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Madness & Mystery: Program Notes

By April 3, 2023April 4th, 2023No Comments

Four Sea Interludes from Peter Grimes
Benjamin Britten (1913 – 1976)
Composed: 1945

Credit to Michelle Pina

Benjamin Britten’s opera Peter Grimes, based on a narrative poem by George Crabbe, tells the tragic tale of a belligerent fisherman suspected of murdering his young apprentices. Grimes’ cantankerous demeanor does little to aid his credibility, and it is not before long that he becomes the subject of persecution by his gossip-ridden town.

The interludes, later extracted and set for the concert hall, act as both musical and theatrical scene changes placed strategically throughout the opera. The first interlude, “Dawn,” connects the Prologue and the early morning of Act I, opening on the street of a small fishing village along the Suffolk coast. Britten paints a clear picture of the waking world as bird-like solo flute clashes against imposing brass chords that grow more sinister in intent, foreshadowing Grimes’ inevitable tragedy. “Sunday Morning,” which begins Act II, aptly begins with an imitation of church bells overlapping a skittish wind figure of birdsong and latecomers rushing to church. As the mayhem dies down, the violins introduce the theme that Ellen, Peter’s only confidant, sings at the beginning of the scene.

“Moonlight” follows the death of Grimes’ second apprentice and segues into Act III. The implications of a second, “accidental” death weighs heavy on the town, and Britten evokes a mysterious and unnerving blend of both motion and stasis. The final interlude, “Storm,” is a sonorous eruption of which the London’s Times wrote in 1945, “In this entr’acte Britten has written salt-water music of unequaled intensity – the sting and the crash and the scream of great waters have never before been caught and translated into music with such fidelity.”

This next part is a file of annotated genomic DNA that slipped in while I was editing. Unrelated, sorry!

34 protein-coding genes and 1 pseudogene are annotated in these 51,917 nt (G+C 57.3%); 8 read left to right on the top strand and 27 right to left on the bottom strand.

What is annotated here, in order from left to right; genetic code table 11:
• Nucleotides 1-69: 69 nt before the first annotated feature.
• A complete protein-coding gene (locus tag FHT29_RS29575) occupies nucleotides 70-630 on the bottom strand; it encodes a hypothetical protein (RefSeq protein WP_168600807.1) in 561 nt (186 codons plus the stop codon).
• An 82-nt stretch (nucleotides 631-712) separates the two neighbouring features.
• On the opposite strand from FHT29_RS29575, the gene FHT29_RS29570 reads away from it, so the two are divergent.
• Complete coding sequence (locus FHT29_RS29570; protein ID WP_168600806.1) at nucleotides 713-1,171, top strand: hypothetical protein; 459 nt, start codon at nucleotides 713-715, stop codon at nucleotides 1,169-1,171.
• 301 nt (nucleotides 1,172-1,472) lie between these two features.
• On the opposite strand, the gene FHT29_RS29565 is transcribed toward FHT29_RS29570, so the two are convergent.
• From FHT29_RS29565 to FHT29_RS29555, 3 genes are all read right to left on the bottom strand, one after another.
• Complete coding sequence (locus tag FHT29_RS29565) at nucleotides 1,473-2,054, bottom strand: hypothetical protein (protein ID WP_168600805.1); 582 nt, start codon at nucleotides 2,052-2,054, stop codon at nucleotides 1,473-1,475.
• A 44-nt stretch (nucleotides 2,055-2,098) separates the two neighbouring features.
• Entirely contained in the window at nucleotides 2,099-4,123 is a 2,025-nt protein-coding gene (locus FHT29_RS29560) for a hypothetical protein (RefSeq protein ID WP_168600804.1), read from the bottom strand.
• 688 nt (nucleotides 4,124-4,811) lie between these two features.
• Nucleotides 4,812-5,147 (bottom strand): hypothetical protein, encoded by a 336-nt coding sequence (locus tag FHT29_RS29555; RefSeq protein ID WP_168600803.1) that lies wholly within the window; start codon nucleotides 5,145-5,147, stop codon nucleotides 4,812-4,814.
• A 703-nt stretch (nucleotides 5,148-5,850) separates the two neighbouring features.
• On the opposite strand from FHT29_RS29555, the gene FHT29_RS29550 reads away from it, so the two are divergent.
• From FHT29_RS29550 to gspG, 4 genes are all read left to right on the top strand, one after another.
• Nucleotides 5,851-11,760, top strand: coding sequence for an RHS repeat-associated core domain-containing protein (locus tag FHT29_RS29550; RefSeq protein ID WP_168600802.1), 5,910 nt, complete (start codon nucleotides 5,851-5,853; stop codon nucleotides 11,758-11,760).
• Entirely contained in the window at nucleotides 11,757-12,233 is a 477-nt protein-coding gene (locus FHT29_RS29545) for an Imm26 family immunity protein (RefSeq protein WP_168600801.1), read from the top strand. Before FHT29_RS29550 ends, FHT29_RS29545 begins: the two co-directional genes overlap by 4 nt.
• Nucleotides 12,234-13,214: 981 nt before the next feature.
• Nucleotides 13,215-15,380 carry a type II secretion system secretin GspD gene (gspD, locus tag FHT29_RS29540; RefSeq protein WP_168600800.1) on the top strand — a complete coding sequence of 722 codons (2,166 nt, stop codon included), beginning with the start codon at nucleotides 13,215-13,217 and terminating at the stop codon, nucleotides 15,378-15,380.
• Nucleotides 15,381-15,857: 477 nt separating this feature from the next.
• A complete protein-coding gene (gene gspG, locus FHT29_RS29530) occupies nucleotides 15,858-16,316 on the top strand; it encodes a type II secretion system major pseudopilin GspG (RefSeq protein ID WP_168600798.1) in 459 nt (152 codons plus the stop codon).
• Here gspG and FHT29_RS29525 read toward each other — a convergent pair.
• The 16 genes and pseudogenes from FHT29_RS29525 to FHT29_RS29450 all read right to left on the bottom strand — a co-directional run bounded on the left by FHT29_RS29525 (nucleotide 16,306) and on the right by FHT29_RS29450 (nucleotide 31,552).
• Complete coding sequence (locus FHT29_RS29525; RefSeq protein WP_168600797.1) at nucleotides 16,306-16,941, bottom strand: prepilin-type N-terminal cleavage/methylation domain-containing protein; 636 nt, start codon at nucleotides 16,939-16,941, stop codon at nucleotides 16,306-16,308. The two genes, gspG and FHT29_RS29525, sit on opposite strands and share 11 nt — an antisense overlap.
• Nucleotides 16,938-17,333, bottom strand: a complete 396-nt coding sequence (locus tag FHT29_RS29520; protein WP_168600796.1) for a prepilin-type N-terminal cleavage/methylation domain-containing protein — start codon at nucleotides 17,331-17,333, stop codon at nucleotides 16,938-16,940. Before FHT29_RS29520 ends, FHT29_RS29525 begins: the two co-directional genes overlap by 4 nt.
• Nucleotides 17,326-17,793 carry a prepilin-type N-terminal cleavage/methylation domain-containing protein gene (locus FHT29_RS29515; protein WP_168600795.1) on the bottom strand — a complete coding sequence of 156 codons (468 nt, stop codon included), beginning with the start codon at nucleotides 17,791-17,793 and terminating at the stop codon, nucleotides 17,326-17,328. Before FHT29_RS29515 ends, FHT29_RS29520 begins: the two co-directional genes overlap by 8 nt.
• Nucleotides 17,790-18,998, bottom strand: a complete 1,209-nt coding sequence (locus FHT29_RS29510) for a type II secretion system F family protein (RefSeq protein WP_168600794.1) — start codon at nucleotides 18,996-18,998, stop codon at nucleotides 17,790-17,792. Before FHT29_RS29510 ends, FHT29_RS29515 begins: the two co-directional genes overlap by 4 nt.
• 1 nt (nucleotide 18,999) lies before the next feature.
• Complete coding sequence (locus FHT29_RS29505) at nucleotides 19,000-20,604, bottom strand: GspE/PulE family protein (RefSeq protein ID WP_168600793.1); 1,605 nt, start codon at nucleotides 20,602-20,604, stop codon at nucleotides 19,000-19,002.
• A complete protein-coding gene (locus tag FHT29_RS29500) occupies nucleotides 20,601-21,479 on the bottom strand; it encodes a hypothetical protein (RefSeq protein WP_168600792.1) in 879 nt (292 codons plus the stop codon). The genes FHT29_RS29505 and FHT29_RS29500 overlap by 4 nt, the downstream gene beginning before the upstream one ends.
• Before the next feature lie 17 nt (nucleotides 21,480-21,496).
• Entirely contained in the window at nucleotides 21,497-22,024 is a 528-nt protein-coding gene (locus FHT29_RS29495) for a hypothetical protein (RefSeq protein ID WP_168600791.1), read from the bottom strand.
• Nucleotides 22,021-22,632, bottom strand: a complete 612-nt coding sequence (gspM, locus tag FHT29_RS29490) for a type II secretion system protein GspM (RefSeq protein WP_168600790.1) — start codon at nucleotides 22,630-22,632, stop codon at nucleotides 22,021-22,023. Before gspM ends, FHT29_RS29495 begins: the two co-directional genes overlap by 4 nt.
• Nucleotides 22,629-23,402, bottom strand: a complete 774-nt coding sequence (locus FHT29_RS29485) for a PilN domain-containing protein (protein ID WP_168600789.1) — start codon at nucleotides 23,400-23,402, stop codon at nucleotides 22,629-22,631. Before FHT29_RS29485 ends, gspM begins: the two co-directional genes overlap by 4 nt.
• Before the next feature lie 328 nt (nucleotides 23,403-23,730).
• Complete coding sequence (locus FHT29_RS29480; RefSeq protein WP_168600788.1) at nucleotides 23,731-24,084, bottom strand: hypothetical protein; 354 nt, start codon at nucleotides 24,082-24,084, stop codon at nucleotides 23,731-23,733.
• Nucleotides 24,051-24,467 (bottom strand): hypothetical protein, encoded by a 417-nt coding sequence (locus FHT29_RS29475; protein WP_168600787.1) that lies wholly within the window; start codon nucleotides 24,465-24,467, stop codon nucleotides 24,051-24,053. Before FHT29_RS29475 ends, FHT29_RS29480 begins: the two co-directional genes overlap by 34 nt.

To read additional program notes by William E. Runyan click here

Piano Concerto No. 2
Sergei Rachmaninoff (1873 – 1943)
Composed: 1900-1901

Credit to Michelle Pina

Perhaps the most potent sense of madness in tonight’s program comes from the unusual circumstances surrounding the composition of Rachmaninoff’s Piano Concerto No. 2. The concerto bears a sense of effortlessness and majesty in its unfolding, yet leading up to the time of its creation, Rachmaninoff had never been in a more fragile state. Suffering from what could now be considered clinical depression, Rachmaninoff was inconsolable after the onslaught of harsh criticism following the premiere of his First Symphony in 1897. Unable to compose for three years, Rachmaninoff sought out the help of the physician and amateur chamber musician to whom the piece is dedicated, Dr. Nicolai Dahl. Dr. Dahl’s cultured conversation, treatment, and hypnotic suggestion (“You will begin your concerto… you will work with great facility… the concerto will be excellent…”) resulted in a much healthier Rachmaninoff whose first piece back would in many ways save his career and further his maturing compositional voice.

The first movement opens with solo piano chords, evocative of the tolling bells of the orthodox church. As the orchestra enters, it is important to note the unique dynamic of the piano’s role as accompanist throughout the piece. Caught in almost a dance, the orchestra and the soloist trade off taking the foreground, building until the orchestra falls silent and the pianist takes their place as a vocal soloist with technical difficulty and heart-aching beauty.